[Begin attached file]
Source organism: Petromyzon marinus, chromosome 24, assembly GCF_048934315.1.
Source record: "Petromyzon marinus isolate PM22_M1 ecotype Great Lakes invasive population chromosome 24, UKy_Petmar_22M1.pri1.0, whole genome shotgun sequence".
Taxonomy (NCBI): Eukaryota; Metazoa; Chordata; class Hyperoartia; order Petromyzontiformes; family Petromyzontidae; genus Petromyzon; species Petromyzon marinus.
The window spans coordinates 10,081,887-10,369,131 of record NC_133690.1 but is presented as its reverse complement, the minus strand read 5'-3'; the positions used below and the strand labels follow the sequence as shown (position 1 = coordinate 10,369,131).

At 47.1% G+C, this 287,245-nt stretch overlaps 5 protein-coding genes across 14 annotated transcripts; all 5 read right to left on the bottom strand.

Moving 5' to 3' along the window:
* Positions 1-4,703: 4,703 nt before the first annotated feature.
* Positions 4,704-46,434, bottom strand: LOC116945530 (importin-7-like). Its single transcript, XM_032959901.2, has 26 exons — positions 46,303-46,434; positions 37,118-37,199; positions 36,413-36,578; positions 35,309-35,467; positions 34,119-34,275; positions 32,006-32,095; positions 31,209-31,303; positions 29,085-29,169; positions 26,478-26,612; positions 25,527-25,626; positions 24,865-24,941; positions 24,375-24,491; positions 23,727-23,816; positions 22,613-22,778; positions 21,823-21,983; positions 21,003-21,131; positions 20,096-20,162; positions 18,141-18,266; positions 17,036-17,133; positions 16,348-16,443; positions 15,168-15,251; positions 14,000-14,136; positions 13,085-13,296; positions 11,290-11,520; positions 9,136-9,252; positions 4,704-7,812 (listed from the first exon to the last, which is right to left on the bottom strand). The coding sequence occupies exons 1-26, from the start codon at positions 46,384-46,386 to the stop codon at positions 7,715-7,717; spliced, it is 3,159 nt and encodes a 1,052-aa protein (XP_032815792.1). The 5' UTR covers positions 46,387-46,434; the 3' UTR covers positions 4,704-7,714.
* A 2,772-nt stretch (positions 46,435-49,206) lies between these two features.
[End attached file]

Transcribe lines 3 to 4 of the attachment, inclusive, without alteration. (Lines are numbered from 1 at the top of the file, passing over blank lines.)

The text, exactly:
Taxonomy (NCBI): Eukaryota; Metazoa; Chordata; class Hyperoartia; order Petromyzontiformes; family Petromyzontidae; genus Petromyzon; species Petromyzon marinus.
The window spans coordinates 10,081,887-10,369,131 of record NC_133690.1 but is presented as its reverse complement, the minus strand read 5'-3'; the positions used below and the strand labels follow the sequence as shown (position 1 = coordinate 10,369,131).